Sen. Heitkamp also stated yesterday that, “I think that the Senate will definitely pass a farm bill out of the Senate before this extension expires.”
Sen. Heidi Heitkamp (D., N.D.), who chairs the Senate Agriculture Subcommittee on Jobs, Rural Economic Growth and Energy Innovation, indicated in a column yesterday at The Dickinson Press (N.D.) Online that, “This week, I am working with other members of the Senate Agriculture Committee to draft a five-year farm bill…[T]he farm bill I am working to draft will provide growers with the support they need to survive the tough years and thrive in the good ones. Specifically, the Senate draft of the farm bill authorizes a new commodity program called Agricultural Risk Coverage (ARC).”
Sen. Heitkamp explained that, “This program will kick in when farmers lose money — from either yield losses or price collapse — to provide modest payments to help cover some of the losses they experience. It utilizes a market-oriented approach to adjust support when prices are high to keep pace with increased costs in inputs. It will also track with the market and pay growers on historical production to prevent the policy from influencing planting decisions. ARC will work in concert with the Federal Crop Insurance Program to allow growers to mitigate the variety of risks they face each year.
“As the risks pile up for American growers, it is critical our nation strengthens its commitment to a strong domestic agricultural economy. American farmers are some of the most efficient and productive farmers in the world, which is why the American agricultural system is the envy of the world. But in order for that to remain the case, we need to continue to make modest investments to the farm safety net to support farmers in North Dakota and throughout the country.”
David Rogers reported yesterday at Politico that, “A new drafted Farm Bill, released by the Senate Agriculture Committee late Thursday [full draft, summary], reflects concessions to powerful pork and beef lobbies as well as an effort to secure Southern Republican votes with target prices for rice and peanut producers.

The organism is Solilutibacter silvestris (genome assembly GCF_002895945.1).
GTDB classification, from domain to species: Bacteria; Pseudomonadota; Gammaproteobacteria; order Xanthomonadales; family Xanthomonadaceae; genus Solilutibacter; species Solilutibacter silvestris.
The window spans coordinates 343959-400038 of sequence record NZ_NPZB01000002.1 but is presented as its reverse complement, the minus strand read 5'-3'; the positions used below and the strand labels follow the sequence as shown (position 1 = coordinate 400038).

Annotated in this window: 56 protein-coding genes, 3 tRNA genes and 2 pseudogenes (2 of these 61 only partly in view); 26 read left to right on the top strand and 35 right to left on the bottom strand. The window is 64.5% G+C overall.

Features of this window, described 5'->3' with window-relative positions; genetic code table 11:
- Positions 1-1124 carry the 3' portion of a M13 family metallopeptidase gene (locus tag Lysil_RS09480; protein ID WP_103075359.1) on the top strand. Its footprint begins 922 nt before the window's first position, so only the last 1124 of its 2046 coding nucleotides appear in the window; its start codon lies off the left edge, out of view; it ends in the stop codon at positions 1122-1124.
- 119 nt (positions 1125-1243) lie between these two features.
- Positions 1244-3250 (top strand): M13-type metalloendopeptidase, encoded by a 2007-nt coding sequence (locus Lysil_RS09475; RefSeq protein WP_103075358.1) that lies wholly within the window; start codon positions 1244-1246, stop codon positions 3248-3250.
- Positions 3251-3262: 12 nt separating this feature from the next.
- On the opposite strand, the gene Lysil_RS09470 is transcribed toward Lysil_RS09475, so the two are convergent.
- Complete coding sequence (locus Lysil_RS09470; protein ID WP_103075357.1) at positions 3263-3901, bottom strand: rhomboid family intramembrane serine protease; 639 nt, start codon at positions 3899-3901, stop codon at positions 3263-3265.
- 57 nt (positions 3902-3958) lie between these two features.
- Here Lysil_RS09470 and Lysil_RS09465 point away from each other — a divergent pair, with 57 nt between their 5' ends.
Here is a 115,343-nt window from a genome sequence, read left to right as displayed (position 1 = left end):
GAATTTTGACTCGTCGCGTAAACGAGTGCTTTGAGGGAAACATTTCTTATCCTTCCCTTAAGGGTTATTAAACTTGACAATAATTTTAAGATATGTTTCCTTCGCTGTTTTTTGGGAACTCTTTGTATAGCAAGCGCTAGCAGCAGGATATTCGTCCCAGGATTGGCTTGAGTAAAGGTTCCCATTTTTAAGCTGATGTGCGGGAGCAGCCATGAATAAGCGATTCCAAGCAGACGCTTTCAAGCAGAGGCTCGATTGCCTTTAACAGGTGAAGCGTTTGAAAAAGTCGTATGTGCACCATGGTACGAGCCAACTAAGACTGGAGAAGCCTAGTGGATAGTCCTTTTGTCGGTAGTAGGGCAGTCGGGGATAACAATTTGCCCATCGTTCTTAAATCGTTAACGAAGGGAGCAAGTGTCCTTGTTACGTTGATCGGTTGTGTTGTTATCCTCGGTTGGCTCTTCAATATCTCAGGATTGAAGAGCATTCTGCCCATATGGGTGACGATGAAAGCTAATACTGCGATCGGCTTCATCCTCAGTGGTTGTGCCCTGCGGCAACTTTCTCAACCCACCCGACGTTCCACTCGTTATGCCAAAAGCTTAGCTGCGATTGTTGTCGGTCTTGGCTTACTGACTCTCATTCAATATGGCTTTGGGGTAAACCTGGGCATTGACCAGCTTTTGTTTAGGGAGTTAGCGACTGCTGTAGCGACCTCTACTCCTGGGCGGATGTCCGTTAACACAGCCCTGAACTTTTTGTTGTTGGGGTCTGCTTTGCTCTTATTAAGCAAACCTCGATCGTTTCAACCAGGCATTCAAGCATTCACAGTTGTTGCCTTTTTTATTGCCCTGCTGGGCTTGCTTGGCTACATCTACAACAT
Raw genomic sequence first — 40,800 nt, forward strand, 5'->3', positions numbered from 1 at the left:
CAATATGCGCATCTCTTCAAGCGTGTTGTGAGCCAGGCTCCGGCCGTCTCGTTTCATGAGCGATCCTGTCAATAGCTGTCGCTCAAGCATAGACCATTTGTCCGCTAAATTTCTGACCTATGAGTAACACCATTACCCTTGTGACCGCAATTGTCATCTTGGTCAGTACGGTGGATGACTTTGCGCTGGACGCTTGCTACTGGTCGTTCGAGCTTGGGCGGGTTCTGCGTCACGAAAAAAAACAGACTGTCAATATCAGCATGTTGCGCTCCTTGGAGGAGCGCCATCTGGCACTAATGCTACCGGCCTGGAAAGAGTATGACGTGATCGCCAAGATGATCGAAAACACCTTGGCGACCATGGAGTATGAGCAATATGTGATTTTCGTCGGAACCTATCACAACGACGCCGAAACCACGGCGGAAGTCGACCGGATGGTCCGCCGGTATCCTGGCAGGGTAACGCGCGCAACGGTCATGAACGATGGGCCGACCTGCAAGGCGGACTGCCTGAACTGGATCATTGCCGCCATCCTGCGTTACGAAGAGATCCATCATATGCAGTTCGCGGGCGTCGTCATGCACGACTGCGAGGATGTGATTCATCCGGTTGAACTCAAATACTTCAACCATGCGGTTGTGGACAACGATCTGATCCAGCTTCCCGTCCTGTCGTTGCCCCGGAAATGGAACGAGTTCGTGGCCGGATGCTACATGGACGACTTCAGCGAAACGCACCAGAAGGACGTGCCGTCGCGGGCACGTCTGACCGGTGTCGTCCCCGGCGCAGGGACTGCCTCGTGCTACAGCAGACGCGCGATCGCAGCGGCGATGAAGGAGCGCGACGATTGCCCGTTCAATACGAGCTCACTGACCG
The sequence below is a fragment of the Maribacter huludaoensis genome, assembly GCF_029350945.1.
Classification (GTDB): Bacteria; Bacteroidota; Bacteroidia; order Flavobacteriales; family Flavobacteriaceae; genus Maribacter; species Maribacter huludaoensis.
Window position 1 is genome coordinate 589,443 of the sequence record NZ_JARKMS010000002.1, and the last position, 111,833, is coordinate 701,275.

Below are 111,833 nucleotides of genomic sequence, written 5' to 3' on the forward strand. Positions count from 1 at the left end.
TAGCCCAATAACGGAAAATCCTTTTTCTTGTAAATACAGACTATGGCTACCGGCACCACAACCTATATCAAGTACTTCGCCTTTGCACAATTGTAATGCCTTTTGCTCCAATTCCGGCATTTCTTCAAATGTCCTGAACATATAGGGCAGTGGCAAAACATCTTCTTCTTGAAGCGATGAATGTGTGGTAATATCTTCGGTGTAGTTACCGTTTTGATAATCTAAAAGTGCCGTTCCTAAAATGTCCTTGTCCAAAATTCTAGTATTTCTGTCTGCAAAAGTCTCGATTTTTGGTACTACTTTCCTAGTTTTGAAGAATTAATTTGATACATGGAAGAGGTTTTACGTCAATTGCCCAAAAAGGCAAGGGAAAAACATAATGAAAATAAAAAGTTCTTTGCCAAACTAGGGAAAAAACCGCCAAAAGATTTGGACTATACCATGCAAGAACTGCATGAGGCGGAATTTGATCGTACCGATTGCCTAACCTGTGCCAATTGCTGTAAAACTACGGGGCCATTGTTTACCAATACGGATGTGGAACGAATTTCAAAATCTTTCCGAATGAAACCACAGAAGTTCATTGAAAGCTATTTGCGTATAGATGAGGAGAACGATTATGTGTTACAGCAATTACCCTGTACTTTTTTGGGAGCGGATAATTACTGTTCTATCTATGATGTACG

“The Midwest Corn Belt would retain its costly new Agricultural Risk Coverage program—which was the mainstay of the commodity title approved last summer by the Senate in the last Congress. But the ARC payments have been trimmed back modestly and more importantly, the standard index changed from a five-month average market price to the 12-month average.
“This should reduce the costs to the government based on a typical marketing year. But even more importantly, it will also push ARC payments into the next fiscal year since the average 12-month marketing price for corn, for example, won’t be known until past Sept 30.”
AP writer Steve Karnowski reported yesterday that, “An influential Minnesota voice on agricultural policy said Wednesday that he’s hopeful Congress will pass a new farm bill this summer after efforts last year failed amid election year politics.
“U.S. Rep. Collin Peterson, the ranking Democrat on the House Agriculture Committee, threatened earlier this year to sit out the process of writing a new farm bill unless he got a guarantee from House Republican leaders that they’d let the legislation come up for a floor vote this time. Peterson told The Associated Press on Wednesday that he’s now ‘fairly comfortable’ with the assurances he’s received from Speaker John Boehner and others, so his name will be on the bill when it’s unveiled later this week.”
The article noted that, “Peterson said Boehner made it clear to him in their recent discussions that ‘he wanted to get this over with.’ And he noted that Majority Leader Eric Cantor said late last week that the House will vote on it this summer. Peterson said he’s optimistic that he and Agriculture Committee Chairman Frank Lucas, R-Okla., will be able to keep the bill close to what the committee passes and get it into a conference committee where they’ll resolve the differences with the Democratic-controlled Senate’s version.
“The Senate’s version won’t cut SNAP as much as the House version, and Peterson said they’ll need to work out that difference. But he said he expects the most difficult problem to reconcile will be the different approaches between the House and Senate bills toward restructuring crop subsidy programs.”
Reuters writer Charles Abbott reported yesterday that, “Congress will begin writing a new, $500 billion farm law next week, the head of the Senate Agriculture Committee said on Tuesday, even as calls mounted for deeper cuts in farm subsidies and food stamp spending.
“The Senate panel has scheduled a bill-drafting session for May 14. Its House of Representatives counterpart, unofficially, aims to start writing its version on May 15.”
Mr. Abbott noted that, “Senate Agriculture chairwoman Debbie Stabenow, Democrat of Michigan, has said the Senate bill would cut farm bill outlays by $23 billion over 10 years. The House bill is expected to aim for savings of $35 billion over a decade.”
“Stabenow’s proposal would shave $4 billion from food stamps, compared with the $20 billion that House Agriculture Committee chairman Frank Lucas, an Oklahoma Republican, has targeted,” yesterday’s article said.